One of the dreaded (and unfortunately common) problems on the SOHC CB650 is failure of the starter clutch. This engine is most commonly seen in the CB650 Custom, but was also used in the 1982 CB650 Nighthawk. The symptoms start out intermittently, with the starter taking a second or two of spinning once you push the starter button before it actually engages with the motor, and will get worse over time until it doesn't engage at all - you'll hear a loud whirring as the starter spins very fast because there is no resistance, and the motor doesn't get turned, so your bike doesn't run.

According to the shop manual, repairing the starter clutch that is the source of this problem requires splitting the cases - a massive job. However, it can be done by removing quite a bit less, and keeping the engine in the frame. There are some good tutorials about this at other sites, but here are a few pictures as well to aid you in your efforts.

Basic steps:
1. Drain the oil
2. Remove clutch cover
3. Remove oil pan
4. Remove clutch basket



Here is what you should be looking at with everything necessary removed from underneath the clutch cover. Notice the primary shaft has had all the gears removed, and the bearing retainer unbolted and removed (the retainer is held in by the 10mm bolts)

Above is the primary shaft in process of removal. This may feel like it is impossible to remove at first, but lots of patient wiggling and it will eventually break free and start to slide out.

This is the primary shaft removed from the case. Free at last!

 Looking through the hole left from where the primary shaft and bearing were seated, you should be able to see the starter gear linked to the starter clutch, and the chain going up and towards the rear to link the starter itself to the primary shaft. Look for the torx-head bolts behind the holes in the starter gear. Those holes, once properly aligned, will allow you to just barely fit a torx socket onto the bolt, one at a time. Engage the transmission into top gear and turn the rear wheel to slowly move the engine and get each bolt to the "5 o'clock" position when looking through the primary gear hole.

 We found the best way to remove each bolt was using a torx socket with a 1/4" drive socket wrench, going in from the oil pan to loosen each bolt when it was in the "5 o'clock" position relative to the right engine cover. As mentioned earlier, engage the transmission and turn the rear wheel to get the starter gear holes to line up correctly to give you access to each bolt.

It can be very difficult to actually get the starter clutch to slip out past the starter gear...lots of prying with soft tools will aid your cause (wooden wedges are great). Once you have it out, spend the money to replace ALL the disposable parts - springs, caps and rollers. Consider getting a good used starter clutch housing as well if yours looks beat up. It can be surprising how little damage can cause the clutch to cease functioning.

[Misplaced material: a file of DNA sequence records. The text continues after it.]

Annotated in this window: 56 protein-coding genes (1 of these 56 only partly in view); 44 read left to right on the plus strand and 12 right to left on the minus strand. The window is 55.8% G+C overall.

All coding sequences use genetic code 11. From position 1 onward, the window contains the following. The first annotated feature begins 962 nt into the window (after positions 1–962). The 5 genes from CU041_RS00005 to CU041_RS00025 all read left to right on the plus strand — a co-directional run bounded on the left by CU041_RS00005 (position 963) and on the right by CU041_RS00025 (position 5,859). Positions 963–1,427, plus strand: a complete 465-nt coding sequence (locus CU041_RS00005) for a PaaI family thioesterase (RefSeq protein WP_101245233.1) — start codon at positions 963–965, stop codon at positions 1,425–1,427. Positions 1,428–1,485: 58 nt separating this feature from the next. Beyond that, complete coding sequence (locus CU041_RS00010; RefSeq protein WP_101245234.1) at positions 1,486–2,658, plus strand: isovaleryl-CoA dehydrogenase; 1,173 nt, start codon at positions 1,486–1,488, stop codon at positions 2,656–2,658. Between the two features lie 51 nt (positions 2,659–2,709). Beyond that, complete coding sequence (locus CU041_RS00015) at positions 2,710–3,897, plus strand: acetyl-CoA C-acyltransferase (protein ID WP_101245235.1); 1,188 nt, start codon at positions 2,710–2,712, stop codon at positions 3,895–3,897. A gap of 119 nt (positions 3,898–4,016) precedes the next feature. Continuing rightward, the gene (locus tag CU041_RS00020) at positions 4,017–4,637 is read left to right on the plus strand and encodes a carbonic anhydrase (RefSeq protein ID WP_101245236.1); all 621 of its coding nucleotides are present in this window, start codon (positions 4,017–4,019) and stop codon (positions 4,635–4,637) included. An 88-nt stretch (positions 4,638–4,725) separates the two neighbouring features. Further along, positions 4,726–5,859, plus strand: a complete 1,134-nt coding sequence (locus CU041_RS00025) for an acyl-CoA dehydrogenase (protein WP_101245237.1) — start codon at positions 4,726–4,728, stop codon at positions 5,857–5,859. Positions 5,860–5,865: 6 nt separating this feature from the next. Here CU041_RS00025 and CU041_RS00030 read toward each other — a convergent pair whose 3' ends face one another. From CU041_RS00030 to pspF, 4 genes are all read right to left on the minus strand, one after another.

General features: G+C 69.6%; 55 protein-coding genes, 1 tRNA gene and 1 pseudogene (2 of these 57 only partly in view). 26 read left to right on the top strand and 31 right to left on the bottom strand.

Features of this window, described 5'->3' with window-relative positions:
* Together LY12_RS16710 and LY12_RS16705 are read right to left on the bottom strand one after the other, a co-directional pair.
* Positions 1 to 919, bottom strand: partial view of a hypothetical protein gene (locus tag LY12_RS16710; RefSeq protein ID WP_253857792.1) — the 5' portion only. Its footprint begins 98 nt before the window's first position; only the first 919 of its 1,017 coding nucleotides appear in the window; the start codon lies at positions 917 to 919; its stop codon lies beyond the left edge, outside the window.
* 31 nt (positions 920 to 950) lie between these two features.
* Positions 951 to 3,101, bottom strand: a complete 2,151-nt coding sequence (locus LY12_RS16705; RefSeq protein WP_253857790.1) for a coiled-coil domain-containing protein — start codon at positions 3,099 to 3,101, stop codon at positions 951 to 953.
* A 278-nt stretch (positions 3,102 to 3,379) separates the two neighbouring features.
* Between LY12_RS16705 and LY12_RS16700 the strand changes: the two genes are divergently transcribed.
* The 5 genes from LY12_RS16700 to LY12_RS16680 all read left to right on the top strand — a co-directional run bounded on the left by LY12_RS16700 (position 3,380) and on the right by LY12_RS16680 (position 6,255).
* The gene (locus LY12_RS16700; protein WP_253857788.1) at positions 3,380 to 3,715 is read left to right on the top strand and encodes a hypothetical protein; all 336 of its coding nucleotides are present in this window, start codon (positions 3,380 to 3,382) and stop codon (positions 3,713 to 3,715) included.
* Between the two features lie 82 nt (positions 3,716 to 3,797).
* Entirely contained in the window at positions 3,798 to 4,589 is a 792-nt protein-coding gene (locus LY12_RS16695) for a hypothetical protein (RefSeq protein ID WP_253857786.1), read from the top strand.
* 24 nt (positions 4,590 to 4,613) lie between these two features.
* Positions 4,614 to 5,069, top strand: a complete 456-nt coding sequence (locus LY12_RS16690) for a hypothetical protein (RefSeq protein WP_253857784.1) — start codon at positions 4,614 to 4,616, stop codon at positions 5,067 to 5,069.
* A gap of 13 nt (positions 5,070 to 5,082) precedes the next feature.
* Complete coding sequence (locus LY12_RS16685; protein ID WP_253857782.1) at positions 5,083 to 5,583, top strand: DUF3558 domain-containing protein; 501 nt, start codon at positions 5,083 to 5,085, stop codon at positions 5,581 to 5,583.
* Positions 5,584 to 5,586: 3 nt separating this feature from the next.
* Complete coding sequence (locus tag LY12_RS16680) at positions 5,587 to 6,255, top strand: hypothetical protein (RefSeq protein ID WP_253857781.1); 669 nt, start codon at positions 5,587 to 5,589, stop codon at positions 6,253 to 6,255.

Finally, it can be difficult to get the torx bolts into the holes once you have the starter clutch and starter gear mated and reinstalled. Again, wood blocks are your friend. Pull the starter clutch and gear apart just enough to slip the torx bolt in, but not too much so that the rollers or springs fall out. And remember, once you have the starter clutch and primary shaft back together, you can test by pushing the starter button for just a second to make sure it engages...so that you don't waste your time putting the whole bike back together and then realize you didn't do it right. Good luck!

Friday, May 29, 2015

Pop Quiz

Here are some examples of difficult to notice damage to parts that can cause big problems. Look at the photos and see if you can spot the problems with each component. Answers are below. Good luck!

EXHIBIT A
 
EXHIBIT B

EXHIBIT C

EXHIBIT D




A. See the crack on this ignition coil? That's bad...if you are still getting a spark, the coil will imminently fail. This is especially a problem on bikes with the coils mounted very close to a hot engine.


B. See the crack on the overflow tube? That caused a fuel leak that can easily be confused with a bad float valve. Sometimes they can be soldered to seal the leak, otherwise you need to replace the float bowl.

C. Did you spot all the damaged teeth in these transmission gears? There are 5 that are especially bad, and a bonus sixth tooth that is marginal. The bike sounded terrible when running and couldn't shift properly.

D. This starter clutch has been working too hard...the springs are about to break through the outside, which is what has caused the hole that accesses them from the outside to become enlarged. This represents enough damage to keep the starter from engaging the motor at al.